153Alcorta and Sosis, 2013.
154Sosis, R., Kress, H., and Boster, J., “Scars of war: Evaluating alternative signaling explanations for cross-cultural variance in ritual costs,” Evolution and Human Behavior, 2007, 28(4): 234–247.
155Durkheim, E., The Elementary Forms of the Religious Life (New York: Free Press, 1995), original work published, 1912.
157Alcorta and Sosis, 2005.
158Sosis, R., “Why sacred lands are not indivisible: The cognitive foundations of sacralizing land,” Journal of Terrorism Research, 2011, 2: 17–44.
159See also, Johnson, D. P. and Toft, M. D., “Grounds for war: The evolution of territorial conflict,” International Security, 2014, 38(3): 7–38.
160Lincoln, B., Death, War, and Sacrifice: Studies in Ideology and Practice (Chicago: University of Chicago Press, 2014), original work published, 1991.
162Atran, S. and Ginges, J., “Religious and sacred imperatives in human conflict,” Science, 2012, 336: 855–857.
163Turner, V., The Ritual Process (New York: Aldine de Gruyter, 1969).
164Hassan, N., “An arsenal of believers,” The New Yorker, 2001, November 19: 36–41.
165van Gennep, A., The Rites of Passage , Chicago: University of Chicago Press, 1960; original work published, 1909.
166van Gennep, A., p. 69.
167Alcorta, C., “Religion and the life course: Is adolescence an ‘experience expectant’ period for religious transmission?,” in Where God and Science Meet: How Brain and Evolutionary Studies Alter Our Understanding of Religion, Volume II: The Neurology of Religious Experience, McNamara, P., ed. (Westport, CT: Praeger Press, 2006), pp. 55–80.
168Alcorta, C., “Music and the miraculous: The neurophysiology of music’s emotive meaning,” in Miracles: God, Science, and Psychology in the Paranormal, Volume 3: Parapsychological Perspectives, Ellens, J. H., ed. (Westport, CT: Praeger Press, 2008), pp. 23–52.
169Whitehouse, H. and Lanman, J., “The ties that bind us: Ritual, fusion, and identification,” Current Anthropology, 2014, 55(6): 674–695.
170Turner, p. 10.
171Atran, S., “Genesis of suicide terrorism,” Science, 2003, 299(5612): 1534–1539.
172Jurgensmeyer, M., Terror in the Mind of God: The Global Rise in Religious Violence (Berkeley: University of California Press, 2003).
173Atwill, D., “Holy culture wars: Patterns of ethno-religious violence in nineteenth- and twentieth-century China,” in Belief and Bloodshed: Religion and Violence Across Time and Tradition (Lanham, MA: Rowman and Littlefield Publishers, 2007), pp. 115–130.
174Sosis and Alcorta, 2008, p. 107.
175Sidel, J., Riots, Pogroms, Jihad: Religious Violence in Indonesia (Ithaca, NY: Cornell University Press, 2006).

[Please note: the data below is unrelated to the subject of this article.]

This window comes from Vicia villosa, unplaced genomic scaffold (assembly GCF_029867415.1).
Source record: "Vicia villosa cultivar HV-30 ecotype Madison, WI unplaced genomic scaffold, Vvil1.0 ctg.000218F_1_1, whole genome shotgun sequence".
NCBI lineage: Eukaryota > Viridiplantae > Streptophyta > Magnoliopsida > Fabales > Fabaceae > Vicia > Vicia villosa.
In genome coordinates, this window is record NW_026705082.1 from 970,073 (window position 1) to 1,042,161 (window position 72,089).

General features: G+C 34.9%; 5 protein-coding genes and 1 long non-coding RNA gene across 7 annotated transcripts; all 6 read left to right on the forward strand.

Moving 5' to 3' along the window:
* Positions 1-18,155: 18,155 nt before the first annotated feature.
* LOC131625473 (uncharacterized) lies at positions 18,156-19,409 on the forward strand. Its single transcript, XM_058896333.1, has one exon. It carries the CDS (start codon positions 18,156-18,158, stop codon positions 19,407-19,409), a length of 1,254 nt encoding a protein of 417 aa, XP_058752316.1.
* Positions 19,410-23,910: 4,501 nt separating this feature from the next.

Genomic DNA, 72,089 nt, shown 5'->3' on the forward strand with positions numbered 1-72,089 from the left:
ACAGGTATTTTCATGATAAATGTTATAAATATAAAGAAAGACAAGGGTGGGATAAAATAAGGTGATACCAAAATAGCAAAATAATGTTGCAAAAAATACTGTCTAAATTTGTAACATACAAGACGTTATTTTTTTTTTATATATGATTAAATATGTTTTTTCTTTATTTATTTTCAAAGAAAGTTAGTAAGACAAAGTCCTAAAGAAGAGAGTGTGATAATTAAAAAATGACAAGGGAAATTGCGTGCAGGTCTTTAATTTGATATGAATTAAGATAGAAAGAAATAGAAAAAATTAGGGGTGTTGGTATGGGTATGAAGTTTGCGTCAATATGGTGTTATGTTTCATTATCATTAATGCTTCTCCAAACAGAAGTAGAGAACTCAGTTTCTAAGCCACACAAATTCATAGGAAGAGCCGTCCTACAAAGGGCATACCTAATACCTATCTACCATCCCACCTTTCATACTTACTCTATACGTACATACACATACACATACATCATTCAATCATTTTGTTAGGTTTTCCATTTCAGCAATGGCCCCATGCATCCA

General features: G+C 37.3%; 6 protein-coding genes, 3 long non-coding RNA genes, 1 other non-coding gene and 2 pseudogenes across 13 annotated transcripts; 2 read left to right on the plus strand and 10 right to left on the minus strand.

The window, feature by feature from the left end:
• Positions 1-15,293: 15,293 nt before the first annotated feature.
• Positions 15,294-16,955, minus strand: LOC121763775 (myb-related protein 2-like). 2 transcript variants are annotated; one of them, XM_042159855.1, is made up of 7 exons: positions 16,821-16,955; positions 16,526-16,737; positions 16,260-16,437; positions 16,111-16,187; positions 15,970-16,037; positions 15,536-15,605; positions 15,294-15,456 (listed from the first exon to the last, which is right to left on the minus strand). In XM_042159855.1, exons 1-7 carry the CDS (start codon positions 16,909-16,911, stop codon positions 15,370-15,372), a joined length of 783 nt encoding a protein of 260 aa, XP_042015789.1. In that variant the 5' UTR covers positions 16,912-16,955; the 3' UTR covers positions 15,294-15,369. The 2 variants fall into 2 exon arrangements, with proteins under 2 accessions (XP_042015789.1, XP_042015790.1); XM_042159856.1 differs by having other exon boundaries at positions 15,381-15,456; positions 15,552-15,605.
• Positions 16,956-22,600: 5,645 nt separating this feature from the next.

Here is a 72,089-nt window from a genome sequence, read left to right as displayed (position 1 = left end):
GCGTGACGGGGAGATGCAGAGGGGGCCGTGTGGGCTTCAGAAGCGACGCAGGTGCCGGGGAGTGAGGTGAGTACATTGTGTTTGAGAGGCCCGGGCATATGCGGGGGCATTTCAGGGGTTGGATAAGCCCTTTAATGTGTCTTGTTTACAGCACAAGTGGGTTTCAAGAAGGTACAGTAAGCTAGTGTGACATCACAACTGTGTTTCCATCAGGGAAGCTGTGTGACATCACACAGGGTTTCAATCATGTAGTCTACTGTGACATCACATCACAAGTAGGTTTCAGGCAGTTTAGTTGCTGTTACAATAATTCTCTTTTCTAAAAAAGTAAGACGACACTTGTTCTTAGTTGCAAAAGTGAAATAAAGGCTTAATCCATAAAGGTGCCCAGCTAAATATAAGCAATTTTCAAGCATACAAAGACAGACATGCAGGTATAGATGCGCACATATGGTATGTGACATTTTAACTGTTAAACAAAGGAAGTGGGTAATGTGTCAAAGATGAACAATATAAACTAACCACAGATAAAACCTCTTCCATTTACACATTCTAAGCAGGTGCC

176Sosis, R., Phillips, E., and Alcorta, C., “Sacrifice and sacred values: Evolutionary perspectives on religious terrorism,” in Oxford Handbook of Evolutionary Perspectives on Violence, Homicide, and War, Shackelford, T. and Weeks-Schakelford, V., eds. (New York: Oxford University Press, 2012), pp. 233–253.
177Wiebe, D., “Pseudo-speciation of the human race: Religions as hazard-precaution systems,” Method and Theory in the Study of Religion, 2013, 25(4–5): 410–430.
179Sen, A., “A world not neatly divided,” New York Times, 2001, November 21: 23.
180Rogel, C., The Breakup of Yugoslavia and the War in Bosnia (Westport, CT: Greenwood Press, 1998), pp. 24–27.
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182Finian, A., The Collapse of Yugoslavia, 1991–1999 (Wellingborough, UK: Osprey Publishing, 2004).
184Remet, S., The Three Yugoslavias: State-Building and Legitimation, 1918–2005 (Bloomington: Indiana University Press, 2006), pp. 119, 350–361.
185Jovic, D., Yugoslavia: A State That Withered Away (West Lafayette, IN: Purdue University Press, 2009), p. 32.
187Remet, 2006, p. 319.
188Remet, 2006, pp. 339–355.
189Gagnon, V. P., The Myth of Ethnic War: Serbia and Croatian in the 1990s (Ithaca, NY: Cornell University Press, 2006).
190Glenny, M., The Fall of Yugoslavia: The Third Balkan War (New York: Penguin Books, 1996).
191Remet, S., Balkan Babel: The Disintegration of Yugoslavia (Boulder, CO: Westview Press, 2002).
194Benesch, 2012, p. 264.
195Eko, L. S., New Media, Old Regimes: Case Studies in Comparative Communication Law and Policy (Lanham, MA: Rowman and Littlefield Publishing Group, 2012), pp. 380–390.
196Perica, V., Balkan Idols: Religion and Nationalism in Yugoslav States (Oxford: Oxford University Press, 2002).
197Wilmer, F., The Social Construction of Man, the State, and War: Identity, Conflict, and Violence in Former Yugoslavia (New York: Routledge, 2002).
198Steele, D., “Religion as a fount of ethnic hostility or an agent of reconciliation?,” Religion and War, Janjic, D., ed. (Belgrade: European Movement, 1994).
200Dojčinović, 2012, p. 95.
201Oberschall, 2012, pp. 177–179.
202de la Brosse, R., Political Propaganda and the Plan to Create a “State for all Serbs”: Consequences of Using the Media for Ultra-Nationalist Ends. Expert Report to the Office of the Prosecutor of the International Criminal Tribunal for the Former Yugoslavia, 2003, http://hrp.bard.edu/slobodan-milosevic-trial-public-archive/.
203R. de la Brosse, 2003.
204Oberschall, 2012, pp. 183–85.
208MacDonald, B., Balkan Holocausts? Serbian and Croatian Victim-Centered Propaganda and the War in Yugoslavia (Manchester, UK: Manchester Press, 2002), p. 65.
209Sells, M., The Bridge Betrayed: Religion and Genocide in Bosnia (Berkeley: University of California Press, 1996), pp. 81–82.
210Armata, J., Twilight of Impunity: The War Crimes Trial of Slobodan Milosevic (Durham, NC: Duke University Press, 2010), p. 192.
211Tanner, M., Croatia: A Nation Forged in War (New Haven, CT: Yale University Press, 2010).